While a bit of whimsy is inherent in "c", I point my finger at him as one of the most successful "hack" writers who I see as degrading the genre in recent times. he's got very little original thought(if any) and rides the coattails of any successful author he can. (Frank Herbert comes to mind). When new caught fish come to science fiction, they see his crap and think that's what its about. Its like a new wine drinker thinking screw top caps are "acceptable".
I worked at Borders from 2003-2006 and I watched the scifi section get taken over by his books, books about Halo, books about Drow Elves and a crap load of "magic in the modern world" books. The longer I was there, the harder it was to find the next Cory Doctorow or Alastair Reynolds...
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Old October 24 2012, 06:50 PM   #27
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Re: Is SF in a state of exhaustion?

Mistral wrote: View Post
Agreed. However, Scifi is acting "exhausted" in that 90% of what's out there is :

a.-a sequel
b.-some video game/D&D/tv show based franchise story
c.-something written by Kevin J Anderson
Sturgeon's Law!
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Old October 24 2012, 07:08 PM   #28
Brendan Moody
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Re: Is SF in a state of exhaustion?

Since it's all too easy to bloviate in generalities about the state of the genre and not back up one's opinions with fact (a point made in this response to Kincaid), I've decided to read the three anthologies that drove Kincaid's original essay* and see what I think of them. Since we're talking about 1500 pages in large trade paperback format (somewhat less, actually, since six stories appear in both year's-best volumes), this thread will be long dead by the time I finish, but if I have anything vaguely interesting to say I'll revive it.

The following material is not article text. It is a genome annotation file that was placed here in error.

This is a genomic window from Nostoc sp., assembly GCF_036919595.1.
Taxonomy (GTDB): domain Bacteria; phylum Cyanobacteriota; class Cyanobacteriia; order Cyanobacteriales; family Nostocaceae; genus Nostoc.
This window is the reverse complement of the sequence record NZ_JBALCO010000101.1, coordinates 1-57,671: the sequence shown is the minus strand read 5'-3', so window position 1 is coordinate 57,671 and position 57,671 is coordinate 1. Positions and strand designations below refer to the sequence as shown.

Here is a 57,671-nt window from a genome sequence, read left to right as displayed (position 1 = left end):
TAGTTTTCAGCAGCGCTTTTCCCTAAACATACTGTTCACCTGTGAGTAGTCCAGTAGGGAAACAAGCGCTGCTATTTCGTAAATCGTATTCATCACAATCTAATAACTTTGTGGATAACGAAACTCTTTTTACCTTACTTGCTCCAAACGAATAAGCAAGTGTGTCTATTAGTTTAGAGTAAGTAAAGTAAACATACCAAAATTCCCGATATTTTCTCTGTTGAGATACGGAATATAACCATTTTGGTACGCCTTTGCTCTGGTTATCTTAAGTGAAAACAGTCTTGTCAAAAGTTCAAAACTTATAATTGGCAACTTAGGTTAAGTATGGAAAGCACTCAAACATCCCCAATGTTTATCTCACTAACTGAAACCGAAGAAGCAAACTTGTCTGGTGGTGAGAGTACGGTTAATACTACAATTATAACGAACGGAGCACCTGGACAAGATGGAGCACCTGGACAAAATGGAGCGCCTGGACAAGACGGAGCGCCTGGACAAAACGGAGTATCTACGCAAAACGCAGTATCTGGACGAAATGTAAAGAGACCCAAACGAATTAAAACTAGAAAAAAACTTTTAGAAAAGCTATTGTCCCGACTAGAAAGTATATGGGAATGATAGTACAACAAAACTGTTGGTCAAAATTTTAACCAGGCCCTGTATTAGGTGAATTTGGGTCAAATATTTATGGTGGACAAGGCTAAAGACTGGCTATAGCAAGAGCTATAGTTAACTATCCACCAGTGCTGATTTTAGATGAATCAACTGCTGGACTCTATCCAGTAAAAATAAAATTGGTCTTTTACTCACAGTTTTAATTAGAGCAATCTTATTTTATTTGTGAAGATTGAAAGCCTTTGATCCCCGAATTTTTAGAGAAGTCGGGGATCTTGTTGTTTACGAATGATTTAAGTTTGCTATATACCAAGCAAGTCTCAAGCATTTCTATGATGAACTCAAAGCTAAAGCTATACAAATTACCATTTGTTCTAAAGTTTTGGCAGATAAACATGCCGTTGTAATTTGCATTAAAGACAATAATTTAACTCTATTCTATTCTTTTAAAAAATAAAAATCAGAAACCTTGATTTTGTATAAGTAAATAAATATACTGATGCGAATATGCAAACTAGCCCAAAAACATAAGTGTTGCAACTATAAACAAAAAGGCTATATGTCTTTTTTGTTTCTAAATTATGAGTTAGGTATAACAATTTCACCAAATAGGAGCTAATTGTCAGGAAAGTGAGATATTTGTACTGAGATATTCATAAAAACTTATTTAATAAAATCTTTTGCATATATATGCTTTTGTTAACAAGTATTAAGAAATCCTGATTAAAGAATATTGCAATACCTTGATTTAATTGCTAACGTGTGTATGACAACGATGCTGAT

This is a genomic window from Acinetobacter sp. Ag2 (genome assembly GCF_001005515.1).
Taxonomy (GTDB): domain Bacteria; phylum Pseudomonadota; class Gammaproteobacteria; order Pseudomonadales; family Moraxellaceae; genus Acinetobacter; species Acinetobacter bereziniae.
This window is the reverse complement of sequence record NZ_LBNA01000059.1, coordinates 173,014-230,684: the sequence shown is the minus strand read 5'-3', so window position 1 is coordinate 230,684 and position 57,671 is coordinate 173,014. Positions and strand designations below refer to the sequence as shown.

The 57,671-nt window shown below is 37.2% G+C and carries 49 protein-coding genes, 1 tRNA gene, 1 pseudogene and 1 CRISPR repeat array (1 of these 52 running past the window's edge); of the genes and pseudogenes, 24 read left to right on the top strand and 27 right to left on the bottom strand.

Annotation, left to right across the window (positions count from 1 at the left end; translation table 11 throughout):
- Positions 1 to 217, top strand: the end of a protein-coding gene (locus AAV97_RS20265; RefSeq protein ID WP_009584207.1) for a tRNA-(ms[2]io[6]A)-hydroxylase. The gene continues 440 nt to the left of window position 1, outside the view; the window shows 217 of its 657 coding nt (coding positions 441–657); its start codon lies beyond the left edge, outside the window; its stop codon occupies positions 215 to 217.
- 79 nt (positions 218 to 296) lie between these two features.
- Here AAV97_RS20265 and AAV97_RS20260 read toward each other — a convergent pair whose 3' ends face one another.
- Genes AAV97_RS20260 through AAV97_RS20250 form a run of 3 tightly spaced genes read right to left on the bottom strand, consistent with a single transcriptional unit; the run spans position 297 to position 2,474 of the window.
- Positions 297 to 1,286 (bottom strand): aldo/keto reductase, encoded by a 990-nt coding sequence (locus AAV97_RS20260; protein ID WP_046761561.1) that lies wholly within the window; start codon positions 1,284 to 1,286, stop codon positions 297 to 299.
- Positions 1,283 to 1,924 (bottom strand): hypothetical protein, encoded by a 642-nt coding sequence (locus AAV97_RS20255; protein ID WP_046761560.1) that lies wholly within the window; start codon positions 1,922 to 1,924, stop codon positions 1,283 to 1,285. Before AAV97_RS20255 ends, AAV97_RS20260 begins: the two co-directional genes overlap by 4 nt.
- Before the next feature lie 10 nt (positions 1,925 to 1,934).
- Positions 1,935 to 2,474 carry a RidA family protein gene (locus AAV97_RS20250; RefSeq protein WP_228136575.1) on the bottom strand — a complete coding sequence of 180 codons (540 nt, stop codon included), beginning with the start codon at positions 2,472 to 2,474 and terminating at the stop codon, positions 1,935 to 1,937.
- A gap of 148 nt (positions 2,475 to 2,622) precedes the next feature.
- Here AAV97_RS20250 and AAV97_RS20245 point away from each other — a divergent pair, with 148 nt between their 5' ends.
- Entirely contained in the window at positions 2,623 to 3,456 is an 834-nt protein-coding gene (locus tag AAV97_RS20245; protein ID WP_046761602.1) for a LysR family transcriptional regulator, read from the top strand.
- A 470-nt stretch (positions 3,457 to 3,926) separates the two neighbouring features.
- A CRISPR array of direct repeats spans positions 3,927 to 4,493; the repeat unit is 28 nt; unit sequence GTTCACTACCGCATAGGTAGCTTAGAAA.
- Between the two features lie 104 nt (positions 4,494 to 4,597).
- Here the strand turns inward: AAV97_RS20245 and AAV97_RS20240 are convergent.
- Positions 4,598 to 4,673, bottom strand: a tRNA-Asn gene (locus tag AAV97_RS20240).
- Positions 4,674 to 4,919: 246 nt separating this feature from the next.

*I may also read Jonathan Strahan's SFF year's-best, since it overlaps a lot with the other two and a few of the unique stories are by authors I've enjoyed.
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Old October 24 2012, 08:38 PM   #29
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Re: Is SF in a state of exhaustion?

Mistral wrote: View Post
I worked at Borders from 2003-2006 and I watched the scifi section get taken over by his books, books about Halo, books about Drow Elves and a crap load of "magic in the modern world" books. The longer I was there, the harder it was to find the next Cory Doctorow or Alastair Reynolds...
So the store was one of those who mis-shelved the fantasy in with the sci-fi...
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Old October 24 2012, 09:01 PM   #30
Mistral
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Re: Is SF in a state of exhaustion?

Ian Keldon wrote: View Post
Mistral wrote: View Post
I worked at Borders from 2003-2006 and I watched the scifi section get taken over by his books, books about Halo, books about Drow Elves and a crap load of "magic in the modern world" books. The longer I was there, the harder it was to find the next Cory Doctorow or Alastair Reynolds...
So the store was one of those who mis-shelved the fantasy in with the sci-fi...
Nah. It was a neighborhood store-about 4000 sq ft, maybe 5000, so we had Mystery/thriller, Romance, and Scifi/Fantasy with a tiny Western section. Everything else was in "Fiction". Just wasn't a large enough inventory to justify separate scif and fantasy areas-although I kept pushing for it.